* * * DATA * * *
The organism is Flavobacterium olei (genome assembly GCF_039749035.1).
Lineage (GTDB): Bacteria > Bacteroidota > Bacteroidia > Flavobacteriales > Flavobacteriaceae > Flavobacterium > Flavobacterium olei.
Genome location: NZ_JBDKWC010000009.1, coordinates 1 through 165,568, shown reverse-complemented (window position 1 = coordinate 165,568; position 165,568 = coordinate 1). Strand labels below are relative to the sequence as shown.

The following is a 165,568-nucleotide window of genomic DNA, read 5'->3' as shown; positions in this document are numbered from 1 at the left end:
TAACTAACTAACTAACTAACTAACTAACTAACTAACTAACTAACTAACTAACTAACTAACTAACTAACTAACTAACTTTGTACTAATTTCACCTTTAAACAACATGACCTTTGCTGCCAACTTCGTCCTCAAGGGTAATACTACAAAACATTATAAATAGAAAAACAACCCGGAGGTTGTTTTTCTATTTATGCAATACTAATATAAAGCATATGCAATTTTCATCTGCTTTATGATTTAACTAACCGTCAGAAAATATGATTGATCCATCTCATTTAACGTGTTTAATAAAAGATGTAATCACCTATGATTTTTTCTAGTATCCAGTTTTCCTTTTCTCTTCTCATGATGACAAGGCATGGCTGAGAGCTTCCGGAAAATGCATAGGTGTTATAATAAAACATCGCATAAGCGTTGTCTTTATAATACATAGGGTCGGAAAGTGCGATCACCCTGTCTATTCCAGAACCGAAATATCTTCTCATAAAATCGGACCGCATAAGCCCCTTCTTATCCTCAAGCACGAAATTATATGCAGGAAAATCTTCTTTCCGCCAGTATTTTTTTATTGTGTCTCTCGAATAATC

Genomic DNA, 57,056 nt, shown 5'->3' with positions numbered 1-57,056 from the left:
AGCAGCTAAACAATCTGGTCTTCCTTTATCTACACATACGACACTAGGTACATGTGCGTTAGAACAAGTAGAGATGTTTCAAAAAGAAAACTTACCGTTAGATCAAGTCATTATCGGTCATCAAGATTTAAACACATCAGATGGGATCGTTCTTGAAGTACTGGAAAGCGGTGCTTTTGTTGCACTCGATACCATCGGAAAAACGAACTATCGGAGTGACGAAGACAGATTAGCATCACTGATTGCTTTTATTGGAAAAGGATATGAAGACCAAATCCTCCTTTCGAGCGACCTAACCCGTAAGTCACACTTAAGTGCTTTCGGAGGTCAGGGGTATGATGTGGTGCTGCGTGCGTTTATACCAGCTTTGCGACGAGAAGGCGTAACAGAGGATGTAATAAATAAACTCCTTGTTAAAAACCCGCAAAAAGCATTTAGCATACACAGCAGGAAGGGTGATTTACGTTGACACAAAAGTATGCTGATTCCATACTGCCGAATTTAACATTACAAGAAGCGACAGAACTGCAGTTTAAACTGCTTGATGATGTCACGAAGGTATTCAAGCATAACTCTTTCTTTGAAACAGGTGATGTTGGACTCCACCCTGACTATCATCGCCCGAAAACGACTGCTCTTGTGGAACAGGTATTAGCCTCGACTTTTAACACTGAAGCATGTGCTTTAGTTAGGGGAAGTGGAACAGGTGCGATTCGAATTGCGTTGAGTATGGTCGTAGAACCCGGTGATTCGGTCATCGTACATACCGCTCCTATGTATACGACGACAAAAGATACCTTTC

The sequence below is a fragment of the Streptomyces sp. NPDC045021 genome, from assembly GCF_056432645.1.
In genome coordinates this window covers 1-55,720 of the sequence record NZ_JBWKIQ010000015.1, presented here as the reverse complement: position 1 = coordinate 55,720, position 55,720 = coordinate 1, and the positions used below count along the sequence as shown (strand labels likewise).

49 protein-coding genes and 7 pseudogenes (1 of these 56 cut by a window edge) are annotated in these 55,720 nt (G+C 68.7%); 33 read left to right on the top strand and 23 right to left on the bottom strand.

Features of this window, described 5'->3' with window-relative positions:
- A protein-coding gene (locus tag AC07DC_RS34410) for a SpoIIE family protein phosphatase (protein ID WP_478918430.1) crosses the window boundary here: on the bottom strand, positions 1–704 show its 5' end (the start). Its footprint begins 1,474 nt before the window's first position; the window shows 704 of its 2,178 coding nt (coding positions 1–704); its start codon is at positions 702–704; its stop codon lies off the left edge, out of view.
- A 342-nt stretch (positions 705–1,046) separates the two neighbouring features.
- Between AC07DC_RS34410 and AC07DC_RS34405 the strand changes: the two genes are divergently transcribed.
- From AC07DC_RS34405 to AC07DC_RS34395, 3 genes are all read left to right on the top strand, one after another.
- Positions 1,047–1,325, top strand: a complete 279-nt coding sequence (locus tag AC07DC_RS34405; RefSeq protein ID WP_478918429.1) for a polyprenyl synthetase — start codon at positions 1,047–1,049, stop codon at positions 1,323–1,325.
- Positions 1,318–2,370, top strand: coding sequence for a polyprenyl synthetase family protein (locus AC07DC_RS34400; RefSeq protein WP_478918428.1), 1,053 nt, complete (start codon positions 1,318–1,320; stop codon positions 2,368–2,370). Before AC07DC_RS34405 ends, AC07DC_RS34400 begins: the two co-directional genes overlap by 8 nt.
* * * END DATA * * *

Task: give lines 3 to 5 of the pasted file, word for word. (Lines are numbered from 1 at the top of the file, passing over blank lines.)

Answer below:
Genome location: NZ_JBDKWC010000009.1, coordinates 1 through 165,568, shown reverse-complemented (window position 1 = coordinate 165,568; position 165,568 = coordinate 1). Strand labels below are relative to the sequence as shown.

The following is a 165,568-nucleotide window of genomic DNA, read 5'->3' as shown; positions in this document are numbered from 1 at the left end:
TAACTAACTAACTAACTAACTAACTAACTAACTAACTAACTAACTAACTAACTAACTAACTAACTAACTAACTAACTTTGTACTAATTTCACCTTTAAACAACATGACCTTTGCTGCCAACTTCGTCCTCAAGGGTAATACTACAAAACATTATAAATAGAAAAACAACCCGGAGGTTGTTTTTCTATTTATGCAATACTAATATAAAGCATATGCAATTTTCATCTGCTTTATGATTTAACTAACCGTCAGAAAATATGATTGATCCATCTCATTTAACGTGTTTAATAAAAGATGTAATCACCTATGATTTTTTCTAGTATCCAGTTTTCCTTTTCTCTTCTCATGATGACAAGGCATGGCTGAGAGCTTCCGGAAAATGCATAGGTGTTATAATAAAACATCGCATAAGCGTTGTCTTTATAATACATAGGGTCGGAAAGTGCGATCACCCTGTCTATTCCAGAACCGAAATATCTTCTCATAAAATCGGACCGCATAAGCCCCTTCTTATCCTCAAGCACGAAATTATATGCAGGAAAATCTTCTTTCCGCCAGTATTTTTTTATTGTGTCTCTCGAATAATC